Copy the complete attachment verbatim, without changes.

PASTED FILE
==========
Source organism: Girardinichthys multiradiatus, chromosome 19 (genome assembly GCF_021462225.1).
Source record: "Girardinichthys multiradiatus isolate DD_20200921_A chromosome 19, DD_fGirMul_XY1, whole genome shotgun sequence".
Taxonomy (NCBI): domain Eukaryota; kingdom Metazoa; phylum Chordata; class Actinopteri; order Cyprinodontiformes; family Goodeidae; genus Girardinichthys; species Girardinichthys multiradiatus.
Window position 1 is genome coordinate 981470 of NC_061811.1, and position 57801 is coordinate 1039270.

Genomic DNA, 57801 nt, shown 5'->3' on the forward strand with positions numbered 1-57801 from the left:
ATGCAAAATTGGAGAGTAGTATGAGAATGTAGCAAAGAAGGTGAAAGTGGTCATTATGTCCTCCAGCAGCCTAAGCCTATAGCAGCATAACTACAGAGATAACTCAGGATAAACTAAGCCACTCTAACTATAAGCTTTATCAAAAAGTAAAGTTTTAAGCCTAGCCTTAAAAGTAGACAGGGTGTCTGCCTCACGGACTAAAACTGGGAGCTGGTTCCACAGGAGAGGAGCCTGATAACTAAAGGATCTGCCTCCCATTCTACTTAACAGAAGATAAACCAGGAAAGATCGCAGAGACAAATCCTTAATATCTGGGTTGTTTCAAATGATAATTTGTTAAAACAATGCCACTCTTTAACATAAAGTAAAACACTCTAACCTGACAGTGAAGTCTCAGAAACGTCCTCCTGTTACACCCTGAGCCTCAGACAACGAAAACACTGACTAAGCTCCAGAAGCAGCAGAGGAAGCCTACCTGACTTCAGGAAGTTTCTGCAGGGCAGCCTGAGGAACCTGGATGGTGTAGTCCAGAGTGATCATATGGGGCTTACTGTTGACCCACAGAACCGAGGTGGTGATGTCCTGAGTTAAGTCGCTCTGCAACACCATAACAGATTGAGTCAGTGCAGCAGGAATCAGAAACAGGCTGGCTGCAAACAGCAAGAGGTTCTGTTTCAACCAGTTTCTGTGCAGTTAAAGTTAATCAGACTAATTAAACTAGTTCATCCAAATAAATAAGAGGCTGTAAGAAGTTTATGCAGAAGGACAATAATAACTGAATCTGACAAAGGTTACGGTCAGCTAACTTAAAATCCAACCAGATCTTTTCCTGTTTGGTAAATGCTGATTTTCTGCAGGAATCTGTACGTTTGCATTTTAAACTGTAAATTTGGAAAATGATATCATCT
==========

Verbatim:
Source organism: Girardinichthys multiradiatus, chromosome 19 (genome assembly GCF_021462225.1).
Source record: "Girardinichthys multiradiatus isolate DD_20200921_A chromosome 19, DD_fGirMul_XY1, whole genome shotgun sequence".
Taxonomy (NCBI): domain Eukaryota; kingdom Metazoa; phylum Chordata; class Actinopteri; order Cyprinodontiformes; family Goodeidae; genus Girardinichthys; species Girardinichthys multiradiatus.
Window position 1 is genome coordinate 981470 of NC_061811.1, and position 57801 is coordinate 1039270.

Genomic DNA, 57801 nt, shown 5'->3' on the forward strand with positions numbered 1-57801 from the left:
ATGCAAAATTGGAGAGTAGTATGAGAATGTAGCAAAGAAGGTGAAAGTGGTCATTATGTCCTCCAGCAGCCTAAGCCTATAGCAGCATAACTACAGAGATAACTCAGGATAAACTAAGCCACTCTAACTATAAGCTTTATCAAAAAGTAAAGTTTTAAGCCTAGCCTTAAAAGTAGACAGGGTGTCTGCCTCACGGACTAAAACTGGGAGCTGGTTCCACAGGAGAGGAGCCTGATAACTAAAGGATCTGCCTCCCATTCTACTTAACAGAAGATAAACCAGGAAAGATCGCAGAGACAAATCCTTAATATCTGGGTTGTTTCAAATGATAATTTGTTAAAACAATGCCACTCTTTAACATAAAGTAAAACACTCTAACCTGACAGTGAAGTCTCAGAAACGTCCTCCTGTTACACCCTGAGCCTCAGACAACGAAAACACTGACTAAGCTCCAGAAGCAGCAGAGGAAGCCTACCTGACTTCAGGAAGTTTCTGCAGGGCAGCCTGAGGAACCTGGATGGTGTAGTCCAGAGTGATCATATGGGGCTTACTGTTGACCCACAGAACCGAGGTGGTGATGTCCTGAGTTAAGTCGCTCTGCAACACCATAACAGATTGAGTCAGTGCAGCAGGAATCAGAAACAGGCTGGCTGCAAACAGCAAGAGGTTCTGTTTCAACCAGTTTCTGTGCAGTTAAAGTTAATCAGACTAATTAAACTAGTTCATCCAAATAAATAAGAGGCTGTAAGAAGTTTATGCAGAAGGACAATAATAACTGAATCTGACAAAGGTTACGGTCAGCTAACTTAAAATCCAACCAGATCTTTTCCTGTTTGGTAAATGCTGATTTTCTGCAGGAATCTGTACGTTTGCATTTTAAACTGTAAATTTGGAAAATGATATCATCT